Wednesday, June 6, 2012

Why Are Art Collectors Still Shortchanging Women Artists?

It’s no new news that the art world remains a man’s world for the most part, but that the situation’s getting better. Cindy Sherman’s major retrospective exhibition Cindy Sherman, which closes its run at the MOMA on June 11th (and which I wrote about here), is a clear sign that museums are finally coming around to the idea of featuring female artists on the same scale as they’ve always featured male artists. But even a woman as officially canonized as Sherman cannot command the same auction prices as men. Her Untitled #96 (from 1981, shown above) went for nearly $4 million USD, which is nothing to scoff at, but isn’t even one fifth of what Jeff Koons was able to get for his Balloon Flower. As a recent article in The Economist showed all too clearly, art collectors are spending bigger than ever before on post-World War II artists, but just not on post-World War II female artists. Why are art collectors still shortchanging women artists? Please come over to Picture This at Big Think to read more of "Why Are Art Collectors Still Shortchanging WomenArtists?"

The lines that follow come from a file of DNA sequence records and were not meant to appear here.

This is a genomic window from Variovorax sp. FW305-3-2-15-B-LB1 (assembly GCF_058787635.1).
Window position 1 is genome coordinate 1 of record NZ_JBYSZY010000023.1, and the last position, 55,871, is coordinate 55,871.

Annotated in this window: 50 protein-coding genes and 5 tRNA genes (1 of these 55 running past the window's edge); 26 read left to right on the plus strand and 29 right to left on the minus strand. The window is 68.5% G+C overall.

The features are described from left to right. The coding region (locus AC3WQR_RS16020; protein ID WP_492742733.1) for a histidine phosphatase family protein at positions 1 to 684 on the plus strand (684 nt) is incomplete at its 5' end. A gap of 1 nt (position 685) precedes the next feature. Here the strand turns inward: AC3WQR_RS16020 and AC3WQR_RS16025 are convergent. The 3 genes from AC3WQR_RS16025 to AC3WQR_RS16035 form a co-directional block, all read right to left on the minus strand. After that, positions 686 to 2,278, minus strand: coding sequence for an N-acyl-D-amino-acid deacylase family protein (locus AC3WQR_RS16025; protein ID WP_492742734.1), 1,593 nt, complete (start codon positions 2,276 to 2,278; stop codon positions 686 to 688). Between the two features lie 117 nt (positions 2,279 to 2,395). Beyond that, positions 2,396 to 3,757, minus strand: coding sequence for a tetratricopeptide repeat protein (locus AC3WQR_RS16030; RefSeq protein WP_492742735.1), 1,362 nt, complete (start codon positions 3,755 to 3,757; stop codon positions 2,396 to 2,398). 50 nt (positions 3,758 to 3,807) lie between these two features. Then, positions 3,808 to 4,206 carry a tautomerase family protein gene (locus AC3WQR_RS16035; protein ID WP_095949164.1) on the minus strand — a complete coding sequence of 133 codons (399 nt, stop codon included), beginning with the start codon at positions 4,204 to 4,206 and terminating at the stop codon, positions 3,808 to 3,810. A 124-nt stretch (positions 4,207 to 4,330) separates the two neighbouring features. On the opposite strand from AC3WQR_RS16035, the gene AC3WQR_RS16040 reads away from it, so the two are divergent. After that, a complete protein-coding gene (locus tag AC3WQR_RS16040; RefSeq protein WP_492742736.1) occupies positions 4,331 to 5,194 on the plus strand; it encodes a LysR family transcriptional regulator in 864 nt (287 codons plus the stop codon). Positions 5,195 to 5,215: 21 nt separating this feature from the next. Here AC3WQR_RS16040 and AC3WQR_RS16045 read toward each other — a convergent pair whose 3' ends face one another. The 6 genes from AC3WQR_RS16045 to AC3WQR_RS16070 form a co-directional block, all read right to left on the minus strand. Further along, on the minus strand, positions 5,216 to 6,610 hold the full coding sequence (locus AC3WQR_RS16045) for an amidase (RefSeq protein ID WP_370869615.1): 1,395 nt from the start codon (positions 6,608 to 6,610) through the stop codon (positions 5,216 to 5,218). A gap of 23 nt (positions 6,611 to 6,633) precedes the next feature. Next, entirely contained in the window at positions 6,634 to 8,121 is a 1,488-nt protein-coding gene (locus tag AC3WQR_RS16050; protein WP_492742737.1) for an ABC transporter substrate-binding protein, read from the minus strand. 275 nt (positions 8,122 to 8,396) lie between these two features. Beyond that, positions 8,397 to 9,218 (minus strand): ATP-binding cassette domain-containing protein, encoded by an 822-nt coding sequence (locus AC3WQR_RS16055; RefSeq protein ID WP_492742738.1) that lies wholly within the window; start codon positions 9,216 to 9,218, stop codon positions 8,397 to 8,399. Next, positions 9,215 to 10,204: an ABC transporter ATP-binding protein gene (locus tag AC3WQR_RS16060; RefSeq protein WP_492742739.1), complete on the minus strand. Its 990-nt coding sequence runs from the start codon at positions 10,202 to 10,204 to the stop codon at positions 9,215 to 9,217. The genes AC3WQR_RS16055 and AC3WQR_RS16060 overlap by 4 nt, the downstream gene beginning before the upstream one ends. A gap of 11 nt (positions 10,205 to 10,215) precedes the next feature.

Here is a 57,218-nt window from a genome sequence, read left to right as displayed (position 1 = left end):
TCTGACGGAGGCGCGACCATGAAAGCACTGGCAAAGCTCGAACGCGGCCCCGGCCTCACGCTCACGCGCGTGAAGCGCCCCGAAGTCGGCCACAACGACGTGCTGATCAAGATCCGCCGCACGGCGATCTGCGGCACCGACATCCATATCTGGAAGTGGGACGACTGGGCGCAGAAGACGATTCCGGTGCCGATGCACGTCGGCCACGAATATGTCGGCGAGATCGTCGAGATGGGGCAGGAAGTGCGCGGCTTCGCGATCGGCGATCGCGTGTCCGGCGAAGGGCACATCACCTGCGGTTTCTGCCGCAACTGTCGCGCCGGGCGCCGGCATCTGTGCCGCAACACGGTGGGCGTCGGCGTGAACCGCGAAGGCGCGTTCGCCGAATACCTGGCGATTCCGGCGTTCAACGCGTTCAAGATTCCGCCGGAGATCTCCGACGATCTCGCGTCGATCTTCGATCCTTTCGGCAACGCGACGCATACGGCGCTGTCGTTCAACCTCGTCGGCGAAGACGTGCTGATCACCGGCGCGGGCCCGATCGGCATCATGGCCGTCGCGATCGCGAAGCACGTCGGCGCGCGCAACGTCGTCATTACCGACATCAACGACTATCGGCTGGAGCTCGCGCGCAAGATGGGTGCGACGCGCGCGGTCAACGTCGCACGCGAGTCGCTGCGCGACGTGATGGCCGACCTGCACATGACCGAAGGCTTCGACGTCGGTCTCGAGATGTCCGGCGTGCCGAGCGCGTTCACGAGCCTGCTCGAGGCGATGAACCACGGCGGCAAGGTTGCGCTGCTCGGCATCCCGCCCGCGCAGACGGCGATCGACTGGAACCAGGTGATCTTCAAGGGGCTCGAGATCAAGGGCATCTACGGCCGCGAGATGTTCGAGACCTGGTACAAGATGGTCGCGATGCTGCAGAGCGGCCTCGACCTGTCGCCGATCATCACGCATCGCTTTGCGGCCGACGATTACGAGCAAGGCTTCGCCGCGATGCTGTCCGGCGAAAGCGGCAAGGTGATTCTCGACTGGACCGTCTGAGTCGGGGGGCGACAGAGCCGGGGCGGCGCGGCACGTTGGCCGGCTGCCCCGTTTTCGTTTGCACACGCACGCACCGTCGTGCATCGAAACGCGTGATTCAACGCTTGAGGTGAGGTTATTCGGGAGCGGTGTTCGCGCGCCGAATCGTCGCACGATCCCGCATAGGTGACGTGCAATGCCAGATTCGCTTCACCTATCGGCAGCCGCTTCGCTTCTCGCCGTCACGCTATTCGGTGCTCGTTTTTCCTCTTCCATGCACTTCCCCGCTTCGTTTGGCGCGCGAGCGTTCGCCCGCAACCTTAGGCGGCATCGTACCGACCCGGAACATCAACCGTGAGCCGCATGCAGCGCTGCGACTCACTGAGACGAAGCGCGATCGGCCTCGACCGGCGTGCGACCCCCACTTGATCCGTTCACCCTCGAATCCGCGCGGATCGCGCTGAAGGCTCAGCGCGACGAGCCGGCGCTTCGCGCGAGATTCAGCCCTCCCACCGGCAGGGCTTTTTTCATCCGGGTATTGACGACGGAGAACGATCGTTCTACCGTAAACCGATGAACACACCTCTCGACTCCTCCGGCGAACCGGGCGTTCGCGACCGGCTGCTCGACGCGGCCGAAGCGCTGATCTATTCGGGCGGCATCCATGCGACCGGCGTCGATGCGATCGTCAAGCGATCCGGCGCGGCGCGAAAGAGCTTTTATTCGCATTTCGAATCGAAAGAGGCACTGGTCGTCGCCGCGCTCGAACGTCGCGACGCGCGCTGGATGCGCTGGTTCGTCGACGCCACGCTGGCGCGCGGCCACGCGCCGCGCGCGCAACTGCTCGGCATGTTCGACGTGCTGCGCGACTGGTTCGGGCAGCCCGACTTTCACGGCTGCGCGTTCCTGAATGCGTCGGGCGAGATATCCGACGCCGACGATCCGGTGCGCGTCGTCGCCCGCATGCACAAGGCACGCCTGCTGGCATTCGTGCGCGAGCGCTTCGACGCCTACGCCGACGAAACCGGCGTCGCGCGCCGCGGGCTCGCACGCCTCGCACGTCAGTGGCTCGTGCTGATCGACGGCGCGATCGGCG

[Image: Cindy Sherman. Untitled #96, 1981.]

1 comment:

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